MHFA Trainers Gina DeMent, Meredith Peffley Receive National Recognition

Cardinal Innovations Healthcare Community Engagement Specialists Gina DeMent of Five County and Meredith Peffley of Alamance-Caswell were recognized at the National Council for Behavioral Health's Mental Health First Aid (MHFA) Instructor Summit as Top 100 Trainers of All Time for each teaching more than 100 courses.

MHFA is an eight-hour course that teaches participants how to identify, understand and respond to signs of mental illness and substance use disorders. The training covers the skills needed to provide initial help and support to someone developing a mental health or substance use problem or who may be experiencing a mental health crisis. Peffley and DeMent are among more than 12,000 instructors who have helped train over 1 million people in the United States since the program began. DeMent said she's taught over 130 courses and Peffley has taught 100.

“MHFA has reduced the stigma associated with mental illness in our communities. Our community talks much more openly about mental health concerns and how we can better collaborate, support and reach out to someone experiencing a crisis," DeMent said. “By intervening early and helping people access treatment as soon as possible, there is a greater likelihood that an individual will achieve recovery and stave off long-term mental illness or substance abuse."

DeMent said being recognized for teaching MHFA makes her feel like the work she is doing is helping others.

“It means that maybe I have made a difference in the lives of people in my community–that I have helped reduce the stigma associated with mental illness and substance abuse and have moved people toward recovery, which will ultimately create happier and healthier individuals, their families and their communities," she said.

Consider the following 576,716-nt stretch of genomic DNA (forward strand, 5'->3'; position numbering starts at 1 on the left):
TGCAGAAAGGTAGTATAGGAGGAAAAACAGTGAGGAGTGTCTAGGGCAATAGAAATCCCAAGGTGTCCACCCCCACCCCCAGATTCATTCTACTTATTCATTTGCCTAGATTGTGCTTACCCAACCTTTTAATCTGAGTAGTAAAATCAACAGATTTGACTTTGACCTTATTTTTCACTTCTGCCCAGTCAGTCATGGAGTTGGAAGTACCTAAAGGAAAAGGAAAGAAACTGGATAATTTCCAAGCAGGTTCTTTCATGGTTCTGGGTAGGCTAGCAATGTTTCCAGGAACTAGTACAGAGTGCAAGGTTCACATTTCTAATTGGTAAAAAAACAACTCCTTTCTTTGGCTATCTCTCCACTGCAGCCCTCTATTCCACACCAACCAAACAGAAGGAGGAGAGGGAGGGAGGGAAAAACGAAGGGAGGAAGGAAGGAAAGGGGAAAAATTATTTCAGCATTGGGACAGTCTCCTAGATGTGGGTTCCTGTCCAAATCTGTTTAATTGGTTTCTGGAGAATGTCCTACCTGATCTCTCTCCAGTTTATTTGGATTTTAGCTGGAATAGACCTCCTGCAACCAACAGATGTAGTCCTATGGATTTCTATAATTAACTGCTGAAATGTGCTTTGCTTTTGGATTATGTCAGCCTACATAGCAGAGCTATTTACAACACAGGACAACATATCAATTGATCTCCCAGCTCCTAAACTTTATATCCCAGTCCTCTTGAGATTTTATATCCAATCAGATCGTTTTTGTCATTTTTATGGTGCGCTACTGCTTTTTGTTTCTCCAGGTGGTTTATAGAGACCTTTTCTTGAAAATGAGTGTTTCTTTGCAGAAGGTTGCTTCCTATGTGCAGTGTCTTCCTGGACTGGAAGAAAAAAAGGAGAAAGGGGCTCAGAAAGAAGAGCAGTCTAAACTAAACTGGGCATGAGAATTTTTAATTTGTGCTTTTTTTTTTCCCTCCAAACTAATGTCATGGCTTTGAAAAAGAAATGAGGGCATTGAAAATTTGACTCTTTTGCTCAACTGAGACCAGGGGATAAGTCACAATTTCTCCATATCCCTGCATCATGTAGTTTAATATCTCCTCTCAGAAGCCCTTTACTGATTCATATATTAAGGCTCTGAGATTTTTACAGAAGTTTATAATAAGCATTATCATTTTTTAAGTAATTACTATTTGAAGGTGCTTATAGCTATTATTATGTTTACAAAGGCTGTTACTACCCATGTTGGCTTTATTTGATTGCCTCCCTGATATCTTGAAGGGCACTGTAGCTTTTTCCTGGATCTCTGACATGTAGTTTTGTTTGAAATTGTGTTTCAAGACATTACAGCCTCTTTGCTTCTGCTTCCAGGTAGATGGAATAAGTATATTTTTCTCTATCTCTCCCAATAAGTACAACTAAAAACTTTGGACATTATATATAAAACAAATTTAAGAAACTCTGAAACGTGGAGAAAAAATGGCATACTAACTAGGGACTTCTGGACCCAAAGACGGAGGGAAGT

Peffley said what she tries to impart to students in her MHFA classes is that everyone has the skills to save a life using MHFA. “We all know innately how to respond appropriately in a crisis situation and we have all the ability to have empathy but, for some, these skills have not been reinforced as we become adults," she said. MHFA can help build the confidence needed to intervene and try to offer help to someone in need.

Peffley said she grew up with a mom who was a nurse and ran a psychiatric out-patient office for 20 years. “I saw first-hand how this office took a back seat," Peffley said, adding that other health specialties seemed to get more attention. Seeing that drives her desire improve the lives of those with mental illness or substance use disorder.

“As we know, behavioral health is the key to unlocking the mysteries of a human being if we just take a moment and get to know them, where they are and who they are, and not where we think they should be," she said.

DeMent and Peffley said they didn't set out to win awards, but rather just to share what they know with as many people as possible so those people can go out and help others either by intervening in a crisis or by sharing what they've learned and breaking down the stigma associated with mental illness and substance use disorders.

“I focus on working with organizations to change the culture, not just to train a few people," Peffley said. “Once you get them to look at the culture in a different way, the pieces will fall into place and you won't have to beg for people to come to your trainings, they will come to you."

DeMent said she takes a similar approach with organizations, and added, “It is not about me but about them–those who take the time and effort to want to learn. I try to work hard to prepare each class, think about the group I am teaching, and find current examples that will grab their attention."

DeMent said she wants to get the class excited so they leave with ideas and hopes and continue to talk about what they learned with their friends, family, community and co-workers.
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